The estates of Robin Williams and George Carlin have filed a lawsuit against Pandora, claiming the platform has been “willfully” streaming the late comedians’ recorded routines without proper licensing.
According to Rolling Stone, the families of the comics filed the copyright infringement suit on Monday (February 7) alongside related complaints from fellow comedians Andrew Dice Clay, Ron White and Bill Engvall.
The estates claim that the works of both comedians “continue to be exploited, performed, broadcast, and streamed” across Pandora’s platforms without the proper permission and without any “substantive response” to warnings issued by literary agency Word Collections over the past couple years.
“While Carlin would have been thrilled for his works to live on through valid licenses and payments, he would have seven dirty words to say about Pandora’s actions and willful copyright infringement, no doubt,” Carlin’s paperwork states.
Williams’ estate is seeking $4.1million in damages, while Carlin’s is looking for $8.4million.
Rolling Stone reports that the filings allege Pandora improperly offered 27 of Williams’ works through its digital broadcast radio service. The routines in question reportedly derive from the Mrs. Doubtfire actor’s debut album ‘Reality… What A Concept’ and ‘An Evening At The Met’, the latter of which is often regarded one of the best stand-up specials ever released.
The Carlin works that have allegedly been infringed upon come from a number of his many albums, including ‘An Evening With Wally Londo’, ‘You Are All Diseased’, ‘Class Clown’, ‘Classic Gold’, ‘On the Road’, ‘George Carlin On Comedy’, and ‘Toledo Window Box’.
The estates allege that Pandora “gained listeners, subscribers and market share with full knowledge it did not have licenses” to use the comedy acts, and that it has not offered even “a fraction of a penny” in compensation to the trailblazing comics’ heirs.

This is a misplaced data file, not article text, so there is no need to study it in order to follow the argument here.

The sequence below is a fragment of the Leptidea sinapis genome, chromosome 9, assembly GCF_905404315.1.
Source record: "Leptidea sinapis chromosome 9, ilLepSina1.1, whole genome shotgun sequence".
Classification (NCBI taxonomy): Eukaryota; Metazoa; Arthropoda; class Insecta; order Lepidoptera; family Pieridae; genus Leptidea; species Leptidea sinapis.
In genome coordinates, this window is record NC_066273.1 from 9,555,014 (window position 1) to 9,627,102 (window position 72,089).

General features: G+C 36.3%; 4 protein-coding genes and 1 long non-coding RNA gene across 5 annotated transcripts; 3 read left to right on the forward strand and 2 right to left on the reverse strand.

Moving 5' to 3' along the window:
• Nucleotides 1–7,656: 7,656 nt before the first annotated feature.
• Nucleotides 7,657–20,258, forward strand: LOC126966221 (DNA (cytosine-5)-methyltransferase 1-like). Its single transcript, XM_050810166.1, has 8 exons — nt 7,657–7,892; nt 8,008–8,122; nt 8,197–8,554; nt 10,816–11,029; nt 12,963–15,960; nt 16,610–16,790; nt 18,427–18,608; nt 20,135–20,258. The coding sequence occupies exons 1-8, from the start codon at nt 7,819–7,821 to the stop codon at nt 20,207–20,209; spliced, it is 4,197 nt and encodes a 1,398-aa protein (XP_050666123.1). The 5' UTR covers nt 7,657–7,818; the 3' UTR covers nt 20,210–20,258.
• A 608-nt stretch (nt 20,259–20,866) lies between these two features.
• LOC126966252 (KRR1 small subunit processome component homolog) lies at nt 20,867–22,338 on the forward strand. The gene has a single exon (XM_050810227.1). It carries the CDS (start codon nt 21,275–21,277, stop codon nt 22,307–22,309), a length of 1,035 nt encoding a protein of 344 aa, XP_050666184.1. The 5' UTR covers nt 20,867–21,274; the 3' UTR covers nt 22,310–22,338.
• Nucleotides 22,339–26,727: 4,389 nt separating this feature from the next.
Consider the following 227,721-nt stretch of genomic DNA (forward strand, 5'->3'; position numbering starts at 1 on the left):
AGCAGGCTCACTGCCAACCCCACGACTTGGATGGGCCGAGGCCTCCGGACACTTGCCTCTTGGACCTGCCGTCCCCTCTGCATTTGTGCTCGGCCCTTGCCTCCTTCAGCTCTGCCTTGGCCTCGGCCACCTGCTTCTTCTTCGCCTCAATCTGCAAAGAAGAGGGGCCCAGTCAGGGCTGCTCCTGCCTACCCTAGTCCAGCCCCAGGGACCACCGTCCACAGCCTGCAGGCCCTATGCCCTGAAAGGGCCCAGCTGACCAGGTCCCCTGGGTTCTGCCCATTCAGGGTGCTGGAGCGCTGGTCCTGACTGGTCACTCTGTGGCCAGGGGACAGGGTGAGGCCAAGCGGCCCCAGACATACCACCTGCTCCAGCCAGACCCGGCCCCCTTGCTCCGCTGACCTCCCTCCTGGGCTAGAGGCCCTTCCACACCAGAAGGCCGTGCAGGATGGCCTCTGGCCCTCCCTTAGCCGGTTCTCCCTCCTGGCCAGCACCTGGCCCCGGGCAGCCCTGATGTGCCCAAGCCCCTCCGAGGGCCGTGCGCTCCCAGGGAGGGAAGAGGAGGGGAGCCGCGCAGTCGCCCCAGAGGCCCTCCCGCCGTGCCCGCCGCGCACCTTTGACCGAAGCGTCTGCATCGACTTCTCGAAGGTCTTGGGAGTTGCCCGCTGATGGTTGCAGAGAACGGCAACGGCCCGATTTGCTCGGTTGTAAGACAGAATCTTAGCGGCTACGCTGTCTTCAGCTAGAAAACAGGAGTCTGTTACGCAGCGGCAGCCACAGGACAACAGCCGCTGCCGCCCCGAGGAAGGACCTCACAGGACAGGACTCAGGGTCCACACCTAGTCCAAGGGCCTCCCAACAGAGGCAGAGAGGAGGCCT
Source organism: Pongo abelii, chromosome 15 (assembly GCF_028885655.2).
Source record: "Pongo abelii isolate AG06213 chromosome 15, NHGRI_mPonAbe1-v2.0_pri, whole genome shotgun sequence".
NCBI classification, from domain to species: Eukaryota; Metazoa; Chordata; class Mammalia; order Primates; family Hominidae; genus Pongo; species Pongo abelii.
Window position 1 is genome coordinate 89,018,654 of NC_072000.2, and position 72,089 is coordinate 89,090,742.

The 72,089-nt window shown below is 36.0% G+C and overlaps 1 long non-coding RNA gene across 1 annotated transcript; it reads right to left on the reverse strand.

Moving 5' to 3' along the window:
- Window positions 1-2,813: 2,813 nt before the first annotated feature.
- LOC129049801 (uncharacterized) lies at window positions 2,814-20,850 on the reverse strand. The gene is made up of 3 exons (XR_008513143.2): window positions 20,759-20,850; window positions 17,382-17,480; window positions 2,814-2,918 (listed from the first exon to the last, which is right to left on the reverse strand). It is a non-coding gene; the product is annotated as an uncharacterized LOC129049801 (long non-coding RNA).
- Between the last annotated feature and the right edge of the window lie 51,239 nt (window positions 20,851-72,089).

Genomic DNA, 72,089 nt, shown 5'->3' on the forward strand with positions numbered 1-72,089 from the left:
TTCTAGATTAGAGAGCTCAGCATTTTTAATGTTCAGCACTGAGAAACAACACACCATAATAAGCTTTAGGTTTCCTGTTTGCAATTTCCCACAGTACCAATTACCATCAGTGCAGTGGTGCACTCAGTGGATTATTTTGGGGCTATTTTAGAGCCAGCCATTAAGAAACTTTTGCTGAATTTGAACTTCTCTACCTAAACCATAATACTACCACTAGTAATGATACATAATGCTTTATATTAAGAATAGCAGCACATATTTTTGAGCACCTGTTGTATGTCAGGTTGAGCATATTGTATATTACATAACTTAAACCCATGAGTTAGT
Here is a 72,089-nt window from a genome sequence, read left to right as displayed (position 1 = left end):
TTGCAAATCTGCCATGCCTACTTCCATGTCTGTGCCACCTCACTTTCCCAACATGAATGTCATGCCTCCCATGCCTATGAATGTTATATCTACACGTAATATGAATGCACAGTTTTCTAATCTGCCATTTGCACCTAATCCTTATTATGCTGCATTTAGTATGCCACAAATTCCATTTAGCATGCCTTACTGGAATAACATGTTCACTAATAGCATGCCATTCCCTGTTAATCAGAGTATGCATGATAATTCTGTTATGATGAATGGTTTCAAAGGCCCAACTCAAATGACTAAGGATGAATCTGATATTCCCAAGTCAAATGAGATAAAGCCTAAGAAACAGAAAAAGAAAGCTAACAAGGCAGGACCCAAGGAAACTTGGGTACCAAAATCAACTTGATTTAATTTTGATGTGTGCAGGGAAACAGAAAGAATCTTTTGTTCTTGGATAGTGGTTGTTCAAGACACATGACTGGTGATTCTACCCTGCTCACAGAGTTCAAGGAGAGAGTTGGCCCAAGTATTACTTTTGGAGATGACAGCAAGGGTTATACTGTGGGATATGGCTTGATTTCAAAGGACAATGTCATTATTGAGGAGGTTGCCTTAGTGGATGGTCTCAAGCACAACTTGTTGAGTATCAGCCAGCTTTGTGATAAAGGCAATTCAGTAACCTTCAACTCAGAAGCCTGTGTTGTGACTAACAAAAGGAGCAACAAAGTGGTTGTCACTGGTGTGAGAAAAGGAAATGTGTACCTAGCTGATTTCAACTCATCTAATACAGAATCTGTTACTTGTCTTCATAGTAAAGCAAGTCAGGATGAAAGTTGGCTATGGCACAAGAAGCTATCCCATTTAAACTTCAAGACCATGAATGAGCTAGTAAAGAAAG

The filing also states that the alleged infringement helped push Pandora’s valuation higher, positioning it for a $3.5billion sale to Sirius XM in 2018 while at the same time “depriving” the children of the comics their shares of the “legacy” of their fathers.
Pandora spokesman Patrick Reilly told Rolling Stone that the streamer had “no comment” on the lawsuits as of Monday.
Carlin, also known for starring in films such as Bill & Ted’s Excellent Adventures and Dogma, died on June 22, 2008. Williams, who won a Best Supporting Actor Oscar for his role in Good Will Hunting, died August 11, 2014.
Ron White, who is best known for his appearances on the Blue Collar Comedy Tour, is seeking nearly $13million from Pandora.
“While it is commonplace in the music industry for companies like Pandora to enter into public performance licensing agreements with performance rights organizations like BMI and ASCAP for musical compositions, these entities do not license literary works. Therefore, it was the responsibility of Pandora to seek out the copyright owners and obtain valid public performance licenses,” the lawsuits, which were filed in federal court in Los Angeles, added.
This isn’t the first time Pandora has found itself at the centre of a copyright row. In 2015, the internet radio service agreed to pay out $90million to settle a lawsuit alleging it failed to pay royalties for songs recorded before 1972.